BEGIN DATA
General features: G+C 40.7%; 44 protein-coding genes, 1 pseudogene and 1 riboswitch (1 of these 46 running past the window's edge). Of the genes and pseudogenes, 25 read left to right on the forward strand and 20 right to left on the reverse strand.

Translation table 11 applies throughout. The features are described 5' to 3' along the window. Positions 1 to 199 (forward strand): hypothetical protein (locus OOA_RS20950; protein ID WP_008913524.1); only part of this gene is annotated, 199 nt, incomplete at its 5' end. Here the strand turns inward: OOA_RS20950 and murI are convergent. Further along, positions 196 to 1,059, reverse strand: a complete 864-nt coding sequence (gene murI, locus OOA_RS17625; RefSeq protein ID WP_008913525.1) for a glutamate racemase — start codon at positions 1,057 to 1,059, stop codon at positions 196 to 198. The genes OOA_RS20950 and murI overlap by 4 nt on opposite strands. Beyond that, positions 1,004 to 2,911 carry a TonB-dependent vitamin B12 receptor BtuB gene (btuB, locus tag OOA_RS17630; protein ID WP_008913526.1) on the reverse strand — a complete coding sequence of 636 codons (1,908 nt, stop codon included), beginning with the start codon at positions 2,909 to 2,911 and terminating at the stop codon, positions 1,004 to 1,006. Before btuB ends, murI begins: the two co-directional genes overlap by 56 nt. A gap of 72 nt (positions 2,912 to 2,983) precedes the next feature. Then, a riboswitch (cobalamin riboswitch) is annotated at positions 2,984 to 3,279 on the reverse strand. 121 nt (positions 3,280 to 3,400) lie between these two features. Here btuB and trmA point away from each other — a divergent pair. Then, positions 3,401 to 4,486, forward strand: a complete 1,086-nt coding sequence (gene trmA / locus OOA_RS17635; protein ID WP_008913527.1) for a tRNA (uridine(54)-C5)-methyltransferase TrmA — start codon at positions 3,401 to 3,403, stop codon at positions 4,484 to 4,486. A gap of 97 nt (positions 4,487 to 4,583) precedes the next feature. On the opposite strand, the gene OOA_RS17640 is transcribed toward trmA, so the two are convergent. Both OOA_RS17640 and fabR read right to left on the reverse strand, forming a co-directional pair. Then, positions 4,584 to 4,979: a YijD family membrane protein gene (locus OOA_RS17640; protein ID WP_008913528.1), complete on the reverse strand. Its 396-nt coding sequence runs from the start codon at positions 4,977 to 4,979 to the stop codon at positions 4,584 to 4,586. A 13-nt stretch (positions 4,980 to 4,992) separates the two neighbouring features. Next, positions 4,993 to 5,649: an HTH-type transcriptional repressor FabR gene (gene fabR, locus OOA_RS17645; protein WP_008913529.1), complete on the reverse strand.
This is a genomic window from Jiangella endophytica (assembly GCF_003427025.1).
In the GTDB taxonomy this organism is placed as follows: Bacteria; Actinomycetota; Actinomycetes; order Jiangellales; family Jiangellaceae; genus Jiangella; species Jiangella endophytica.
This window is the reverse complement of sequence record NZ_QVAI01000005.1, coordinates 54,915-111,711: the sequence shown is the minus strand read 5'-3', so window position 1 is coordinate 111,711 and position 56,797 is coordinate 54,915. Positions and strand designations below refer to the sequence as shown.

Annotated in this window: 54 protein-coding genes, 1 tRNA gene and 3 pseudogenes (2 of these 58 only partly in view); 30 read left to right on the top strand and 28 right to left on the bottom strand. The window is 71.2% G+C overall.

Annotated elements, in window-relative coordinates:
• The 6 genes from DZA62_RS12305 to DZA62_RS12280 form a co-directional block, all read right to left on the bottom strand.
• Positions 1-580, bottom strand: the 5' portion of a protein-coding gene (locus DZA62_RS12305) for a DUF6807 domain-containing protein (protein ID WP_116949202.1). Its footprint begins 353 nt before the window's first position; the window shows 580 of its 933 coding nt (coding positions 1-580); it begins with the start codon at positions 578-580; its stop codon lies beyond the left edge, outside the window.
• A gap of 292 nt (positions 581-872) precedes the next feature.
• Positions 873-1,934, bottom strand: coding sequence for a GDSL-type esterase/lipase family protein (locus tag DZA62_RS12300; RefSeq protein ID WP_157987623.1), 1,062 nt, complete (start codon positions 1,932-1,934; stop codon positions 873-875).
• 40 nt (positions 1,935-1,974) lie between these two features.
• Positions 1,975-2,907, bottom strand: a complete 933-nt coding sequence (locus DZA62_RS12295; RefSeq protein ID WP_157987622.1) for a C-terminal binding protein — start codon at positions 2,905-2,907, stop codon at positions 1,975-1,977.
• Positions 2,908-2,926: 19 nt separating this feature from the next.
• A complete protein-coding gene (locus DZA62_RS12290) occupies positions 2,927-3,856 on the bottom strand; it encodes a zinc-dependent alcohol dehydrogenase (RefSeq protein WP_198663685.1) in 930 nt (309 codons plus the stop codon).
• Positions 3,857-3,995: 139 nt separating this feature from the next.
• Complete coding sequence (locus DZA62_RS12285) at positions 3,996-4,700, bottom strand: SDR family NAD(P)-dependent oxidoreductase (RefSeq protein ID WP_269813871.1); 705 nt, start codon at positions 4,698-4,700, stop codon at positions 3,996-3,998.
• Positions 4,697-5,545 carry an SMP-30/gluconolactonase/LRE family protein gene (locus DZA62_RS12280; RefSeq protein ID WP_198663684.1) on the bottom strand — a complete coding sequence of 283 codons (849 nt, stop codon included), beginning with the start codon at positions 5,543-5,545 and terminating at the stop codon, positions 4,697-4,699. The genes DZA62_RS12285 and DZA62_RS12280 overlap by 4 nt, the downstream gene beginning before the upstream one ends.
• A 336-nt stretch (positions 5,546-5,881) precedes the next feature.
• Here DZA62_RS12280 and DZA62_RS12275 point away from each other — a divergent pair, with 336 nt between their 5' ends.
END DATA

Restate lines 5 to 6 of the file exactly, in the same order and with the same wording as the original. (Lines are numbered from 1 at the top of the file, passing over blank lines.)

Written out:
This window is the reverse complement of sequence record NZ_QVAI01000005.1, coordinates 54,915-111,711: the sequence shown is the minus strand read 5'-3', so window position 1 is coordinate 111,711 and position 56,797 is coordinate 54,915. Positions and strand designations below refer to the sequence as shown.

Annotated in this window: 54 protein-coding genes, 1 tRNA gene and 3 pseudogenes (2 of these 58 only partly in view); 30 read left to right on the top strand and 28 right to left on the bottom strand. The window is 71.2% G+C overall.